Seidel says municipal waste makes up just 24 per cent of Alberta's trash stream, with the remaining 76 per cent coming from business, industry and institutions.

"Until we go after that 76 per cent, we're not going to get anywhere near our target."

Edmonton's Earth's General Store is going after that 76 per cent. So committed to recycling is owner Mike Kalmanovitch that he actually digs through the store's trash can to pick out cardboard burger boxes.

"Not all of this is waste," he says. "This is a resource that can be used again and again."

Kalmanovitch takes a bewildering number of steps to reduce waste at his store. He says every piece of cardboard that comes through the store is recycled, while any scrap food or vegetables goes into his compost bins at home. He charges customers five cents whenever they ask for a bag and lets them use their own glass bottles to buy bulk food or soap.

"We probably generate two bags of garbage a week."

The construction and demolition industry is particularly bad at waste reduction. This sector produces one quarter of Alberta's trash, according to the province, yet recycles less than 10 per cent of its waste.

Chandos Construction in Edmonton is one of the exceptions. Jennifer Hancock, the company's director of sustainable construction, says she convinced her bosses back in January to get the company's crews to sort their construction waste on-site when possible and ship it to recyclers. As of August the company had recycled about 679 tonnes of waste from its sites, achieving a diversion rate of about 66 per cent.

Why'd they do it? Landfills tend to charge less for sorted waste than unsorted, Hancock notes, so recycling saves them money. It also makes them ready if the province decides to legislate recycling on work sites.

"It's the right thing to do, and we see the benefit in prepping the company for the future."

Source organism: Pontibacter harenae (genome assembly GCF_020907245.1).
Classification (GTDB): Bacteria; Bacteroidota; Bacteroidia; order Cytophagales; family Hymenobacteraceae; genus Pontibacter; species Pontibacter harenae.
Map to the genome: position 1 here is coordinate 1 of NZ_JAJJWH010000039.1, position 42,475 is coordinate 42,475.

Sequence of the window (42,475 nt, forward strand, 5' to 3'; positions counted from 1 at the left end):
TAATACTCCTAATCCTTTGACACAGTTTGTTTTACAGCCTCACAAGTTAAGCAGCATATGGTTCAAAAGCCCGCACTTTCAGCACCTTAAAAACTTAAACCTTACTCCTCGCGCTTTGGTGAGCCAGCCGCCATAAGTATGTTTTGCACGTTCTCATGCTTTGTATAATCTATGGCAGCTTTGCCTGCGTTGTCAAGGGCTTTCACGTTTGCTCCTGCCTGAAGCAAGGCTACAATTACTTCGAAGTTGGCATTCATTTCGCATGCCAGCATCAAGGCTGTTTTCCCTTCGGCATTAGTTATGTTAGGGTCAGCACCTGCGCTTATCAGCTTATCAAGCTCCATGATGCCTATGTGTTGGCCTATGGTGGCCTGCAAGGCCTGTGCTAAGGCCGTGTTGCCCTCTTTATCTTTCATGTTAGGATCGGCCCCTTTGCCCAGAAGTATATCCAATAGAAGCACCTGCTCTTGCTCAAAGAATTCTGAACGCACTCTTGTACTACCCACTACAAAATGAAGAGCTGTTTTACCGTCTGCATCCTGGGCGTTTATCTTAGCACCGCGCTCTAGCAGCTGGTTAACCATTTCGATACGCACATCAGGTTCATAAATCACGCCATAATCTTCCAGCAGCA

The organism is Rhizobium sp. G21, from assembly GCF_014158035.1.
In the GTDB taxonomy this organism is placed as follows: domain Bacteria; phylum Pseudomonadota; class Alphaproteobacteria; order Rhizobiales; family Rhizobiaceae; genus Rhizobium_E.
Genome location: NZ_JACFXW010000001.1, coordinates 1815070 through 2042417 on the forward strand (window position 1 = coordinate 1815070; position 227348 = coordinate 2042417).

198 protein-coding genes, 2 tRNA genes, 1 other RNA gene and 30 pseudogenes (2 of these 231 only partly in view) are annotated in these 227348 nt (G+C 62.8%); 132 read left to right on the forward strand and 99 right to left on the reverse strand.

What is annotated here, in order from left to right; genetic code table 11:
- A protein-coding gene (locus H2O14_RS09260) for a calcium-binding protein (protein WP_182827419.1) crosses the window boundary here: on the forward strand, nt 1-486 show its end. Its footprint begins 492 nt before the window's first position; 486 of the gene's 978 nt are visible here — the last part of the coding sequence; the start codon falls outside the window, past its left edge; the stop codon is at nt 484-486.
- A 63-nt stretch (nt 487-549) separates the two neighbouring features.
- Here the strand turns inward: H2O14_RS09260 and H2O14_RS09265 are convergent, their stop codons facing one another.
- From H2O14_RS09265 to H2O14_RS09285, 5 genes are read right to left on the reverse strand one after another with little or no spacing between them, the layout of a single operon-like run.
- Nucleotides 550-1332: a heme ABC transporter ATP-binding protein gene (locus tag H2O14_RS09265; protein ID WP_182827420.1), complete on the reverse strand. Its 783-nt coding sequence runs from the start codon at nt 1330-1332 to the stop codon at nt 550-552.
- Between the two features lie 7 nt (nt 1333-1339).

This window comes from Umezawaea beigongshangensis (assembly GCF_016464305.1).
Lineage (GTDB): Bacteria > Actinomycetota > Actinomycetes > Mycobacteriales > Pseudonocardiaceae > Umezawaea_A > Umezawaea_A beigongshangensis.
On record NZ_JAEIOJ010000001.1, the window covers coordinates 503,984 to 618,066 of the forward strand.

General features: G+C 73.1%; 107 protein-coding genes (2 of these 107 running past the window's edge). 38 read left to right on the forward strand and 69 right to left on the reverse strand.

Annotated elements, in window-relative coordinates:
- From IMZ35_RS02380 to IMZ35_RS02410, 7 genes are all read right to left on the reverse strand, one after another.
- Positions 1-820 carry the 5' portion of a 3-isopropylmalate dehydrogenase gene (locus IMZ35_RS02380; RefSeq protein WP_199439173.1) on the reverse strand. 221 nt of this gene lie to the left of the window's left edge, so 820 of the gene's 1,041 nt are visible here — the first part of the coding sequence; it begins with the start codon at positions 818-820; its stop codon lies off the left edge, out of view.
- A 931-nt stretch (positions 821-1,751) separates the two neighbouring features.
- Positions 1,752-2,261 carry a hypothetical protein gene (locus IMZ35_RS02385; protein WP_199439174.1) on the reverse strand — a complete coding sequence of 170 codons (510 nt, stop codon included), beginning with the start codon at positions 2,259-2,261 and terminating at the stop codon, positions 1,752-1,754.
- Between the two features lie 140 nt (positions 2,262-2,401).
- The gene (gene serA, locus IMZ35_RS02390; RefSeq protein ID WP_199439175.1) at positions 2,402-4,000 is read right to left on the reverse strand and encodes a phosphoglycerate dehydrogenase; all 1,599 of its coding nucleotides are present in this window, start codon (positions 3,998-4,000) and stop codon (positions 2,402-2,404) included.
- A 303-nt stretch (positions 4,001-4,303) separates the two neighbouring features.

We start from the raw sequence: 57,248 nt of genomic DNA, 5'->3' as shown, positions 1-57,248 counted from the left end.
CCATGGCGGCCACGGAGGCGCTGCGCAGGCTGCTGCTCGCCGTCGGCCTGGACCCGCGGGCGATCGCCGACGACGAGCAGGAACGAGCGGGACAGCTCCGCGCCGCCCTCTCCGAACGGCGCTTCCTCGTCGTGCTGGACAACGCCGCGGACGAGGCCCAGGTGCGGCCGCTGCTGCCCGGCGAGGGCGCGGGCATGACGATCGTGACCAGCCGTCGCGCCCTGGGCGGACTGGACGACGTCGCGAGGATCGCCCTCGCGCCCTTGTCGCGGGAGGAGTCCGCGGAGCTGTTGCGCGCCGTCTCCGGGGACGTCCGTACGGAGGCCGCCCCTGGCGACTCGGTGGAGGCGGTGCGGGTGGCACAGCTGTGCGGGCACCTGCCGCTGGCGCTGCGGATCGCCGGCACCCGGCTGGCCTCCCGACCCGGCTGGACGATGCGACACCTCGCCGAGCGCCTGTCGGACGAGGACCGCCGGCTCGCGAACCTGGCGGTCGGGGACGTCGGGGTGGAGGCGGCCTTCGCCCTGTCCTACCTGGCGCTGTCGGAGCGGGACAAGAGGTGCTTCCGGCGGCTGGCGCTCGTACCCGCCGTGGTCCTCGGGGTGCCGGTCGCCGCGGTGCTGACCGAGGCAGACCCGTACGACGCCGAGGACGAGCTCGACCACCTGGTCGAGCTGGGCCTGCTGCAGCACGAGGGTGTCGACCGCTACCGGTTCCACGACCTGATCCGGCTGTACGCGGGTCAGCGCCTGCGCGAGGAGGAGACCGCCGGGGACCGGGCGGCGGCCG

Turning the tide

Most businesses don't bother with recycling or composting because it's not their core job, Seidel says.

"Unless they have someone to help them, they don't necessarily have the knowledge."

One solution could be education. Edmonton used to offer free waste audits to small businesses, Kalmanovich notes, which the stores could use to reduce waste and show off their green credentials.

Regulation is another. The province toyed with a deposit system on construction waste back in 2008, Seidel notes (where companies put money down that they could get back if they met waste reduction targets), but has dropped the idea for unknown reasons.

"I wish the government would dust off that program and implement it."

Recycling could be made mandatory, as San Francisco did in 2009. All residents and businesses there must now sort their waste into separate trash, compost and recycling bins, according to the city's environmental department, while construction sites must keep at least 65 per cent of their waste out of the landfill.

Mandatory recycling has been a big boost to San Francisco's waste reduction efforts, says Friday Apaliski, the city's environmental outreach co-ordinator.

"It's becoming standard practice, and the more it becomes that way, the easier it is to get people on board."

The city passed 75 per cent diversion in 2010, she notes, and is hoping to become waste-free by 2020.

It's also important to be able to explain to people why we're doing this, Apaliski adds. The city is diverting tonnes and tonnes of waste from the landfill, but is also saving energy, storing carbon and giving farmers compost.

The important thing the capital region can do to reach its target is to simply take it seriously, Seidel says. "We need some serious political commitment to actually go after this goal."

Kevin Ma

About the Author: Kevin Ma

Kevin Ma joined the St. Albert Gazette in 2006. He writes about Sturgeon County, education, the environment, agriculture, science and aboriginal affairs. He also contributes features, photographs and video.